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Building Around Tuol Sleng: Ministry Defines Limits

Phnom Penh, 16 May 2024 – Say Sam Al, Minister of Land Management, Urban Planning, and Construction, chaired a meeting to discuss construction around the historical heritage conservation area of the Tuol Sleng Genocide Museum. The meeting took place on May 20, the Day of Remembrance for the Pol Pot genocidal regime.

Deputy Prime Minister Say Sam Al emphasized the need to clearly define construction guidelines around the historical heritage conservation area of the Tuol Sleng Genocide Museum. He stated that this will serve as a model for other cases in Cambodia.

The Deputy Prime Minister added that all constructions around the Tuol Sleng Genocide Museum's historical heritage conservation area must comply with the master plan and adhere to correct standards and regulations. He stressed the importance of working closely with relevant ministries and institutions to prepare master plans across the country, as well as improving architecture and construction to protect the historical heritage conservation area of the Tuol Sleng Genocide Museum and other conservation areas nationwide.

The area around this historical museum is notably residential. In recognition of its historical significance, UNESCO added the Tuol Sleng Museum archives to its Memory of the World Register in July 2009.

The Tuol Sleng Genocide Museum was one of 196 prisons throughout Cambodia during Democratic Kampuchea from 1975 to 1979. A brief history of Tuol Sleng Prison during the Khmer Rouge regime reveals that at least 20,000 people, including Cambodians and foreigners, were brutally killed by the Khmer Rouge.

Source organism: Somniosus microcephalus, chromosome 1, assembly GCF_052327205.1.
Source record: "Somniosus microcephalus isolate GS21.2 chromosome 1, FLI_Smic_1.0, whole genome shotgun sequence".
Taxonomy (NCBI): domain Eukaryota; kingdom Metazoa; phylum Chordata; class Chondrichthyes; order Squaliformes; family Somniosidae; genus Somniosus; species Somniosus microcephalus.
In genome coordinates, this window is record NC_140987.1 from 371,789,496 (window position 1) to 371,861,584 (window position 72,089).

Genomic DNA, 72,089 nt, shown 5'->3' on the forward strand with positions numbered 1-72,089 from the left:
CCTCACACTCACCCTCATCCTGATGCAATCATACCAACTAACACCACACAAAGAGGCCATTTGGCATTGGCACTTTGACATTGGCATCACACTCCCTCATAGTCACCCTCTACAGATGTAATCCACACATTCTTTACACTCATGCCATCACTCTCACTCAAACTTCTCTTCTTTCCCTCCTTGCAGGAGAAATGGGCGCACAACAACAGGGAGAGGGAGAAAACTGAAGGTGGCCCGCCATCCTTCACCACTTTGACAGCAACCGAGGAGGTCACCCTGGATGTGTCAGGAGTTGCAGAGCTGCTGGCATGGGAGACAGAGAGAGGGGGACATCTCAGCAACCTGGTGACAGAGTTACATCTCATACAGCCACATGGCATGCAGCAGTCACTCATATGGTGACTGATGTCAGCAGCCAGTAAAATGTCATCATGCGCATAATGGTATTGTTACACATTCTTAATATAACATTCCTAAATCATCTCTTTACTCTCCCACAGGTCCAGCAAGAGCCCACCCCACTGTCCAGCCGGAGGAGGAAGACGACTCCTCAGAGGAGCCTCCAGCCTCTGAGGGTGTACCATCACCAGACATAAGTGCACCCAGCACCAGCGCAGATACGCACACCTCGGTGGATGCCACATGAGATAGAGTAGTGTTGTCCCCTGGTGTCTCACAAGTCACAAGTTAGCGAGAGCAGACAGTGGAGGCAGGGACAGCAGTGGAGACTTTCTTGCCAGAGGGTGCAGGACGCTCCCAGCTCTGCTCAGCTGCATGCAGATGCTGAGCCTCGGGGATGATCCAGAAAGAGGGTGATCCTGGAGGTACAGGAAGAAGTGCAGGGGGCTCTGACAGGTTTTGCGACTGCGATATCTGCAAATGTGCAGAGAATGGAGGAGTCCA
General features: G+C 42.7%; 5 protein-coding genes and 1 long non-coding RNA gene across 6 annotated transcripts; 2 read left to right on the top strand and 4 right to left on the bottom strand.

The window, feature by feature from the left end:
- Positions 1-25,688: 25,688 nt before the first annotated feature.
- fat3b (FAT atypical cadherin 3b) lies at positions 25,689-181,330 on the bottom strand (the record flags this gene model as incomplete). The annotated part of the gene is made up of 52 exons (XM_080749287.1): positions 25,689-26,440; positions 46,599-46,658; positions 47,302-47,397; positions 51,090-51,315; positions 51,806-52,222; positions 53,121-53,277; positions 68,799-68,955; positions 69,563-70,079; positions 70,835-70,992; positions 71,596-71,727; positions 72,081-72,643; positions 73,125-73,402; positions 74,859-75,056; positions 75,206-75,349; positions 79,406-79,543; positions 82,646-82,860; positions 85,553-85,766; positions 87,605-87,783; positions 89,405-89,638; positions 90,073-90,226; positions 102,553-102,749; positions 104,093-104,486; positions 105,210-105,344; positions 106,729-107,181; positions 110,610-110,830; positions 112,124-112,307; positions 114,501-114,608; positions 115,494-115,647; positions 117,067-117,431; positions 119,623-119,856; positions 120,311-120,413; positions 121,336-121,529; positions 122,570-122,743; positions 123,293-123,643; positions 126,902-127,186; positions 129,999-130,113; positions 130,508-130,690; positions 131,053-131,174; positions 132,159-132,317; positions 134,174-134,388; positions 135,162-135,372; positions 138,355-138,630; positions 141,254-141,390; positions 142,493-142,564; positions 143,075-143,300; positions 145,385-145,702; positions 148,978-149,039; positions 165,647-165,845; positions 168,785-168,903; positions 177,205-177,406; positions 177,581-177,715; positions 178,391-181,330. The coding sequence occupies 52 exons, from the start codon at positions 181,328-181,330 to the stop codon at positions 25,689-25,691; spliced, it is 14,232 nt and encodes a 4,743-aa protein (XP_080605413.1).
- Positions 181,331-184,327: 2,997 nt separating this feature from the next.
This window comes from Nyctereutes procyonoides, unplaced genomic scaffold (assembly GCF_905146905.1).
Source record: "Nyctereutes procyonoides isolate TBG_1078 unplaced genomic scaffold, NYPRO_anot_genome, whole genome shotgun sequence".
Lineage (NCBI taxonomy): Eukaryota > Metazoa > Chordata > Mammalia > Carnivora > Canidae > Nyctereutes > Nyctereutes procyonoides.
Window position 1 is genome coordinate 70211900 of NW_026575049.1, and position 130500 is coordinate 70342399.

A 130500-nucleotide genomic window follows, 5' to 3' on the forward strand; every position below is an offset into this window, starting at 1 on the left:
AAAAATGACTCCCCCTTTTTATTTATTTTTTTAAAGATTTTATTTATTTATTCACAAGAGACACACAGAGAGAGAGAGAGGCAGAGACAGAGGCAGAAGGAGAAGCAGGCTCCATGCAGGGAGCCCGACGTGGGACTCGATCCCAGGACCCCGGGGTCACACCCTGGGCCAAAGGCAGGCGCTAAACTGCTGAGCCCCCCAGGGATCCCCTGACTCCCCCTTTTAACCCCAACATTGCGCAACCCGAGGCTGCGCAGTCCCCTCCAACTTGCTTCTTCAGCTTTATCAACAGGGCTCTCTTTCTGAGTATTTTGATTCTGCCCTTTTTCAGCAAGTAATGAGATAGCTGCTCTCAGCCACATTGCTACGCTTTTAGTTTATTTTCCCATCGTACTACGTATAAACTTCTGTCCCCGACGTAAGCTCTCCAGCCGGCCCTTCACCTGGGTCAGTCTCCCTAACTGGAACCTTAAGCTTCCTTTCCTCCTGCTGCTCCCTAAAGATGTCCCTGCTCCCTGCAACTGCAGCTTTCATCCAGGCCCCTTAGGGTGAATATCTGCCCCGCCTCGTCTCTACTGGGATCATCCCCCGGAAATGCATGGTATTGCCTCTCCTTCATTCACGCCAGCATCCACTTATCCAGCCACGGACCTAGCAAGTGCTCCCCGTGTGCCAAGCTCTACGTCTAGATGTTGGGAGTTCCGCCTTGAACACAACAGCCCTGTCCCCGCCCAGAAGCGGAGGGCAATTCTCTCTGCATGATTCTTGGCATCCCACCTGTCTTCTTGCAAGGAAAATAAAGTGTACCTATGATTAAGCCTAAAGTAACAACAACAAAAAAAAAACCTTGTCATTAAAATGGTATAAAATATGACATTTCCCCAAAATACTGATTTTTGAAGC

The Tuol Sleng Genocide Museum serves as a monument to the events of the former "Security Department 21" (S-21) during the Khmer Rouge era. The former detention center is located in central Phnom Penh, which was quiet after the Khmer Rouge evacuated all people on April 17, 1975.

S-21 was one of the largest centers in the prison system of Democratic Kampuchea and served as a secret location for detention, interrogation, torture, and execution of those considered "political prisoners" by the regime. The Khmer Rouge detained prisoners and their families based on a systematic accusation system. A small number of prisoners were released after being held at S-21 between 1975 and 1979, with only 12 survivors when the United Front for National Salvation liberated Phnom Penh. Among the 12 survivors, four were children.

The S-21 Detention Center employed approximately 1,720 staff members, both directly and indirectly. Most staff were general workers, including growers, while some worked directly in administration, guarding, and interrogating prisoners.

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